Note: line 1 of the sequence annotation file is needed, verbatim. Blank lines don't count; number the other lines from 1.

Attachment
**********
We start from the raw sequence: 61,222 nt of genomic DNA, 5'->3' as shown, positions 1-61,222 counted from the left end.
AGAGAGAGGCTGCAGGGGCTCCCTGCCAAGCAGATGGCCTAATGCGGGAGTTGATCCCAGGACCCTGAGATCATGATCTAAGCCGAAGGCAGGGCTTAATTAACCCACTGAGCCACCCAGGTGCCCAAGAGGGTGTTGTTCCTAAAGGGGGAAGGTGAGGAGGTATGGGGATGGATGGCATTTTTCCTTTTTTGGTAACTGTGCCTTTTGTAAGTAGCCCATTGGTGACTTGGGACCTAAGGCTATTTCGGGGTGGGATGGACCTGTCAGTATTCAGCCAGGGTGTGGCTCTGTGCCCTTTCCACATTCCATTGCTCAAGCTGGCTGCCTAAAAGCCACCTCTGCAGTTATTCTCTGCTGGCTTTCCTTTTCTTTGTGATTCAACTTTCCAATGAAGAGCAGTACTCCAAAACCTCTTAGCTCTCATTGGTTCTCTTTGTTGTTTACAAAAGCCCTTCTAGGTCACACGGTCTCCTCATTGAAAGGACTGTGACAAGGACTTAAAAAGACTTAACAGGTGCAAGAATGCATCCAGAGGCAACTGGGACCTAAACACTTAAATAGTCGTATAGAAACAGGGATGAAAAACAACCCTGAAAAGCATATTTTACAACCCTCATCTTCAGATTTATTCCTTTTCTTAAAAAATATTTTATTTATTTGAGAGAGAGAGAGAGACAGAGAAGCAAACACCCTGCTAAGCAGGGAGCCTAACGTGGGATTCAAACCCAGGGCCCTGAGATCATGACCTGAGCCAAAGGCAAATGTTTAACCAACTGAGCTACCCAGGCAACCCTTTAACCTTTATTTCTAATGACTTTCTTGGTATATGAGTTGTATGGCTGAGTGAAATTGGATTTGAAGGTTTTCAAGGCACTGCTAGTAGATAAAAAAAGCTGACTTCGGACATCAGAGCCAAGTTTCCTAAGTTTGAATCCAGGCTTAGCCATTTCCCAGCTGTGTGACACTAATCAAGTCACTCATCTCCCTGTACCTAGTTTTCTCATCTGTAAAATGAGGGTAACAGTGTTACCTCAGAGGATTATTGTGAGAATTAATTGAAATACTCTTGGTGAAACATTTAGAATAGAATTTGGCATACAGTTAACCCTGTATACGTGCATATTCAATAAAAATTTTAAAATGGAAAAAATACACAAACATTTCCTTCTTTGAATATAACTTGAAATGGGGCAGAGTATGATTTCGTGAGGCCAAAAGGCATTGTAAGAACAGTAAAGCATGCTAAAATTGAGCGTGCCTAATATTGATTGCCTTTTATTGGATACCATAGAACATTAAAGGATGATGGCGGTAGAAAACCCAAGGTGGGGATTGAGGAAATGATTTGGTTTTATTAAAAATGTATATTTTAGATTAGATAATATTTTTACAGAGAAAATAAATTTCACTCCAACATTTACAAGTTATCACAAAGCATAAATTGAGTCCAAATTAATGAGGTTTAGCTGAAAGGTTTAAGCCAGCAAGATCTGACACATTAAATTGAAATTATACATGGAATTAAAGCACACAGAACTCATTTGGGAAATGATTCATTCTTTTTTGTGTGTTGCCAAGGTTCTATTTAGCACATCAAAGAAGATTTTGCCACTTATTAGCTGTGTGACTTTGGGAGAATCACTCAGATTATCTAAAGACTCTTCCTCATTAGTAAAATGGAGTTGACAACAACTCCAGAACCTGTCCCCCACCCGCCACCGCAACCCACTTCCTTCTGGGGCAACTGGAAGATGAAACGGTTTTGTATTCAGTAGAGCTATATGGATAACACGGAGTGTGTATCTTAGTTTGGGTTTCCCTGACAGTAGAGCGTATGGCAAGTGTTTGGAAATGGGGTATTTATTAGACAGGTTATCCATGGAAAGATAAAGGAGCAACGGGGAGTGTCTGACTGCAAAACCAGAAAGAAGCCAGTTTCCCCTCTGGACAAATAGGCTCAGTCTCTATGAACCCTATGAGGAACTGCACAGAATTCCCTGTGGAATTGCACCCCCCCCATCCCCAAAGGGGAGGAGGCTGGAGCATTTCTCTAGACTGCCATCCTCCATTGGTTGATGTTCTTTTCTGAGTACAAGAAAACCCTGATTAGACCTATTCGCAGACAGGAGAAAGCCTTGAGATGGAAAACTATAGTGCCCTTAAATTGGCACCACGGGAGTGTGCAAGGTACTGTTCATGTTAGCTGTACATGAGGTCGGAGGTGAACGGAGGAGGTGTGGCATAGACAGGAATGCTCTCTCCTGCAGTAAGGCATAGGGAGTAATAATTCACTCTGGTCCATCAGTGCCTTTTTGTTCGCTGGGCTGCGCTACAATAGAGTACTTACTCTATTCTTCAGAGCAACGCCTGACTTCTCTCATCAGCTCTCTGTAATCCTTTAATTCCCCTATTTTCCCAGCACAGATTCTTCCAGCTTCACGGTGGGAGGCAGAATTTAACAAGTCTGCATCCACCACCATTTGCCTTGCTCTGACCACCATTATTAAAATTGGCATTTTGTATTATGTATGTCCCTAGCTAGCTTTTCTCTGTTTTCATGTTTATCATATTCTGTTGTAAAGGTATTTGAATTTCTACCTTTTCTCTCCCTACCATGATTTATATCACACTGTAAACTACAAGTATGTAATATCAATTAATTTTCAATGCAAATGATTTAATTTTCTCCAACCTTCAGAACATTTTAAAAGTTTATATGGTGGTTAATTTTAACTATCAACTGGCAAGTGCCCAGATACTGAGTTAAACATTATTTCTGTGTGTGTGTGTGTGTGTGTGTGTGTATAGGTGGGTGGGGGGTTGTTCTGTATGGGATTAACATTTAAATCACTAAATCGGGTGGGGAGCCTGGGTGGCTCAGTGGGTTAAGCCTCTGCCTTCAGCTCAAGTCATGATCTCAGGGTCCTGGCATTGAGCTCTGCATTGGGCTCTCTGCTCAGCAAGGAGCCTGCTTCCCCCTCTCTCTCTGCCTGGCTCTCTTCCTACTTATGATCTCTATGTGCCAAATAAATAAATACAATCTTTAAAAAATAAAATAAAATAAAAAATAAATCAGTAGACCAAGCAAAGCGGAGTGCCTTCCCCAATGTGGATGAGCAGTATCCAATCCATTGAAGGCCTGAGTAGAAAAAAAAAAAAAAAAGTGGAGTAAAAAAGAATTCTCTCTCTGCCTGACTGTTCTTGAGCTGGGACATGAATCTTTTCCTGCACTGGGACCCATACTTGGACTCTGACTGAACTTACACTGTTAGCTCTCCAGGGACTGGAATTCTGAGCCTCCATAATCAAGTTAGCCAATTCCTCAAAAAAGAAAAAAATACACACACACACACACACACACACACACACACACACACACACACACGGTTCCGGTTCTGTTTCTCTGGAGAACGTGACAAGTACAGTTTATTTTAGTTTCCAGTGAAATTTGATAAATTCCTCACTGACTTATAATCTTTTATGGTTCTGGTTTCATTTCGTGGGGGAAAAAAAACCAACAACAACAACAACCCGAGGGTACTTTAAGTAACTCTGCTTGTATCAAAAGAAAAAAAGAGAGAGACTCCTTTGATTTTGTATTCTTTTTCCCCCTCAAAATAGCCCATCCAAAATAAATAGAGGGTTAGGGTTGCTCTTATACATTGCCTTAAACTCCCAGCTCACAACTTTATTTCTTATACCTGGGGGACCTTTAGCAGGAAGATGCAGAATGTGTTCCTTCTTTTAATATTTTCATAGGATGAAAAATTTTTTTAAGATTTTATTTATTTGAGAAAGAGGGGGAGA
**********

We start from the raw sequence: 61,222 nt of genomic DNA, 5'->3' as shown, positions 1-61,222 counted from the left end.